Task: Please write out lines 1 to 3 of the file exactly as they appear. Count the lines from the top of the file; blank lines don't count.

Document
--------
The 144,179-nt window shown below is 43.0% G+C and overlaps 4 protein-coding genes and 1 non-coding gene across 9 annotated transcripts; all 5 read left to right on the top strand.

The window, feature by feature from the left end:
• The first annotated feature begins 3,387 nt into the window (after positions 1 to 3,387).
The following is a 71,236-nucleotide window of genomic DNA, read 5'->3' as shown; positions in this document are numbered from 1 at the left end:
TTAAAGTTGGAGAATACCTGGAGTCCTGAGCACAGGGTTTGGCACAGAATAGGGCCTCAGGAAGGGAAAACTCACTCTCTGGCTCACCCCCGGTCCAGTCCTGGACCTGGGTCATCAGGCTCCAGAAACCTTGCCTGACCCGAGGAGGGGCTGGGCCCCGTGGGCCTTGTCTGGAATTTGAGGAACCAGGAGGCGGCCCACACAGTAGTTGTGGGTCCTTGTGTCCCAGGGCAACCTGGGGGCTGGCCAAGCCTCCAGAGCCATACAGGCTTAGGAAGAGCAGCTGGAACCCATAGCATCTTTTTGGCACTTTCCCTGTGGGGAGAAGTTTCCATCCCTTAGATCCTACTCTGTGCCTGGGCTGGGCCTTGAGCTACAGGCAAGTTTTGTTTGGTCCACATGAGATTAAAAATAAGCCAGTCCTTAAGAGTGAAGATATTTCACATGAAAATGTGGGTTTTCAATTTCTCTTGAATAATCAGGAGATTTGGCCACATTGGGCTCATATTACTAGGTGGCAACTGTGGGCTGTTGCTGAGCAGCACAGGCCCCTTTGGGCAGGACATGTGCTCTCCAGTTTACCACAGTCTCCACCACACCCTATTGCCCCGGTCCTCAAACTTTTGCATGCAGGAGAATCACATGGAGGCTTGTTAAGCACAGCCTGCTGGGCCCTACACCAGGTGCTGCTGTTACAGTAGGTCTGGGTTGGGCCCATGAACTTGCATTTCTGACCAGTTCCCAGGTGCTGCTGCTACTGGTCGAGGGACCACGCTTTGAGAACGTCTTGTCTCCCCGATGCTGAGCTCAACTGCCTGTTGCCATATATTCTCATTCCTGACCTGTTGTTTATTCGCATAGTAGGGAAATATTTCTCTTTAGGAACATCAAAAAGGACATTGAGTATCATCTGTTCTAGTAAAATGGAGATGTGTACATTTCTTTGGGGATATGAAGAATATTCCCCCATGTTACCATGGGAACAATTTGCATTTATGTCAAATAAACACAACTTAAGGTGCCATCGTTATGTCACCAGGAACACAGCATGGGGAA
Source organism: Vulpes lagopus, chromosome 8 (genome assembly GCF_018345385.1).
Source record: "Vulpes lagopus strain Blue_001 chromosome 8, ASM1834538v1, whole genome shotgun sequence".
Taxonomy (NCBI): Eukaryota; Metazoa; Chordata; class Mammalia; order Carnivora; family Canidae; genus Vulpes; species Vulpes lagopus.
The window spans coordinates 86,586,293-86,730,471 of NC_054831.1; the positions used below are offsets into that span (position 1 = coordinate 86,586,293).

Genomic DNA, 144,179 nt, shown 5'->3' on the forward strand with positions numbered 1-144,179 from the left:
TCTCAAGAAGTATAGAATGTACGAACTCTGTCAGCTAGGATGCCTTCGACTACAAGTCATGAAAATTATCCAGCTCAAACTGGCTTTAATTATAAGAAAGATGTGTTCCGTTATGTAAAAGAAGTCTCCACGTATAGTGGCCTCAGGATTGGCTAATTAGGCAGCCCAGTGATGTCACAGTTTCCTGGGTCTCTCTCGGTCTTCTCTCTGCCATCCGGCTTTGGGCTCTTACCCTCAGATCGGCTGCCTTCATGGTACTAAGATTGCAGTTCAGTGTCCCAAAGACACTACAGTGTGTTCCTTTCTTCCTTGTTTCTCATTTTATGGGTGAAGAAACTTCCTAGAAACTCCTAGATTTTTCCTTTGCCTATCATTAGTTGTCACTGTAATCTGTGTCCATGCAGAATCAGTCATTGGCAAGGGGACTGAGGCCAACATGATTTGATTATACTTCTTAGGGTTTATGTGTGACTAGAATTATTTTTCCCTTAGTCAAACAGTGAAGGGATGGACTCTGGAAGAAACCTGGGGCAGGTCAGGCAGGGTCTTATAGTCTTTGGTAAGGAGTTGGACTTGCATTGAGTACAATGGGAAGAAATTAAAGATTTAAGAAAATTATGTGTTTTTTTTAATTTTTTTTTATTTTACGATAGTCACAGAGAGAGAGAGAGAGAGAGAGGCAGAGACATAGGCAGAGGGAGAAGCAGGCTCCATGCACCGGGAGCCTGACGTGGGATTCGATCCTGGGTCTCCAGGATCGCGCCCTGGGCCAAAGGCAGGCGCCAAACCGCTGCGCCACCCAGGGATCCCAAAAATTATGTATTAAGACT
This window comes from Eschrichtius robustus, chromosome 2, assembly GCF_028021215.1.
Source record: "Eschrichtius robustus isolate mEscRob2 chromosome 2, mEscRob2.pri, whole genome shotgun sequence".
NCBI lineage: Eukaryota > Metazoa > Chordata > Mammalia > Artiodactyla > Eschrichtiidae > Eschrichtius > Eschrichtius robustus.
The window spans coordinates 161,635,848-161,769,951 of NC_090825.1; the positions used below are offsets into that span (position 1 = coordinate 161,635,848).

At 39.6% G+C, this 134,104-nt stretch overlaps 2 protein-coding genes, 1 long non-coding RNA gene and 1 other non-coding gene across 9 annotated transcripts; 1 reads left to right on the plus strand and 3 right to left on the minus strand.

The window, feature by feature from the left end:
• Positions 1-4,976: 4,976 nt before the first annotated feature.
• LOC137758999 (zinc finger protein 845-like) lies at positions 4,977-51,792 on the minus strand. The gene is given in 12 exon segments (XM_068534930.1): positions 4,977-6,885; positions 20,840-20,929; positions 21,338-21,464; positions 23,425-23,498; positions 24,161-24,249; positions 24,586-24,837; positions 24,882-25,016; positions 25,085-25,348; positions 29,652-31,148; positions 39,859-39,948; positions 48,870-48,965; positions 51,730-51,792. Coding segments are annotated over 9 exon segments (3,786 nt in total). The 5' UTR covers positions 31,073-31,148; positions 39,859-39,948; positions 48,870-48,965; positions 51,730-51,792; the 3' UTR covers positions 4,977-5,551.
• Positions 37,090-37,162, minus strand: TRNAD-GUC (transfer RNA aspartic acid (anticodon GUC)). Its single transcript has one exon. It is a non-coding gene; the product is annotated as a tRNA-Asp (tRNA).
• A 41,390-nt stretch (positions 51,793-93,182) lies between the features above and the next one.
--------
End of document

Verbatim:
The 144,179-nt window shown below is 43.0% G+C and overlaps 4 protein-coding genes and 1 non-coding gene across 9 annotated transcripts; all 5 read left to right on the top strand.

The window, feature by feature from the left end:
• The first annotated feature begins 3,387 nt into the window (after positions 1 to 3,387).